February 19, 2007
I’ve been meaning to write about the various promoters I’ve had both the fortune and misfortune of working for during my career and after reading a recent Jim Cornette interview in Power Slam magazine (A UK Wrestling Magazine) I thought I would jump chronological order a bit and start with Jim Cornette and my Smokey Mountain Wrestling days.
I got the gig in SMW by simply sending Jim Cornette a videotape of my work. This was likely late 1992 early 1993, a point in my career when I was sending out stuff to anyone and everyone. I eventually heard back from Jimmy when I was in Hanover Germany working for Otto Wanz (fall of 1993). We played phone tag for several weeks before finally connecting and agreeing to talk more in depth once I returned home from my tour with CWA.
After further negotiations, which eventually included a reunion with Chris Jericho, Jim Cornette flew Chris Jericho and I down to Knoxville, TN to meet with him, see the SMW product first hand, and negotiate a deal to come in full time (early 1994). I was real excited about working for Jim Cornette as I was a huge Midnight Express fan and SMW had been really taking off at that point, being at one point associated with both WCW and WWF.
Cornette picked us up at the airport himself (Jim doesn’t mind going to the airport as long as he isn’t the one getting on and off the planes.), which I though was very cool and I liked him right away. Cornette is a very easy man to like. He is very down to earth, great to talk to, and one of the funniest men I’ve ever had the pleasure of talk to. I swear if he wasn’t in the wrestling business he could have made a good living as a stand up comedian.
As a promoter he was also very good to work for. I always felt he was being honest with me and no one cares more about the wrestling business than Jim Cornette. He can at times be a bit of a rage-aholic, but that stems from his passion and love for this business, and most JC outbursts are more entertaining than harmful. I learned a lot working for Jim Cornette, the biggest of which being to cater to the individual crowd in front of you each night. Not every crowd is the same and regardless of the style you most like to perform it is wiser to perform the style the crowd most prefers to watch.
When Jericho and I first went to SMW we were both in love with the newer faster paced (Japanese jr. Heavy Weight) style of wrestling, while the Tennessee and Kentucky crowds were accustom to a much plainer slower style. I learned a lot adjusting my style in order to find a blend that both the crowd could follow and we would enjoy performing.
Now the big question, which I will cover for all of the promoters I’ve worked for in my career (as I cover them in future commentaries) does Jim Cornette owe me money? We hear so many stories about getting shafted on paydays and the horrors of getting shafted by small time promoters. With Jim Cornette the answer isn’t perfectly clear. Technically Jimmy does not owe me a dime, but that is not to say I got paid everything I was originally supposed to while working for SMW.
Jericho and I had agreed on a monthly down side contract (quite possibly the first downside contracts in the business as this was before WWE started using them) and were constantly behind in getting paid on those. This wasn’t entirely Jimmy’s fault as SMW lost a huge financial backer shortly after we joined and I think he found himself unexpectedly behind the eight ball financially. When I was wrapping up my time in SMW I was significantly behind in my pay and I cut a deal with Jim that if he could come up with a lump sum reduced amount we would call it even and part on good terms. I did this because I felt Cornette genuinely wanted to make good but was having a really hard time coming up with the money. I figured if I could get the number with in his reach he would make good and he did.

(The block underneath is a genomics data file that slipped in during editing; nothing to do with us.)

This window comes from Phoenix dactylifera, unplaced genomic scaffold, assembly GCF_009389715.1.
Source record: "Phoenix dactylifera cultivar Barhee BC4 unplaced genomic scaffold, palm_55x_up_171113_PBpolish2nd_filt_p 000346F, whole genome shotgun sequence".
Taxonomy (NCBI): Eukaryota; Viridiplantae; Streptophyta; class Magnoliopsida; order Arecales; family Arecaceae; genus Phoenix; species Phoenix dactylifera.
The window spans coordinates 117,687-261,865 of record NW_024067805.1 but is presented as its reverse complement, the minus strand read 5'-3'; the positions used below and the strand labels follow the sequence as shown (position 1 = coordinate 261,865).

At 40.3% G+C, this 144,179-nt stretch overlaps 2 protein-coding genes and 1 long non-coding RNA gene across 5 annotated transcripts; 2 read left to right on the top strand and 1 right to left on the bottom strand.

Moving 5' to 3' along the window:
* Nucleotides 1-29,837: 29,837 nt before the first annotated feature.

I was glad we parted on good term because I got to work with Jim again in OVW when I was there as a trainer for WWE. Again Jimmy was a lot of fun to work with and I still to this day consider him to be one of the best wrestling minds in the industry today, which brings me back to that interview I mentioned earlier. In the interview JC goes on a bit of an anti WWE rant, which was very accurate and well deserved, but I think also echoes my recent rants on TNA. I want to leave you with a few Jim Cornette quotes from the interview and the idea and hope that perhaps TNA might expand Jim Cornette’s current role within the company to include: Creative Control, Booking Powers, or even just the role of LOGIC POLICE, because Jim Cornette eats, sleeps, and breaths this business and actually understands what it is about.
“Every big money gate, every big rating and every bench mark and record in this business is set by something that people can buy into and take seriously and a conflict they want to see resolved. That’s what it’s all about.” JC
“…the people who are in charge of this business will spend hours and hours discussing the funny shot of the person in the shower or the guy slipping in dog s—t and then put 15 minutes’ thought into the big main event match to sell tickets… I don’t understand it…” JC
Well I don’t understand it either and I would love to see TNA do what ever it takes to get Jim Cornette booking their show. With the talent currently in TNA and Jim Cornette’s knowledge and logic they could have the best wrestling show on television.
In closing I guess I should get back to Jim Cornette the promoter; I would not rank Jim Cornette as the best promoter I ever worked for but I would consider my time working for him as an ABSOLUTE positive! My memories of SMW and OVW are all great ones.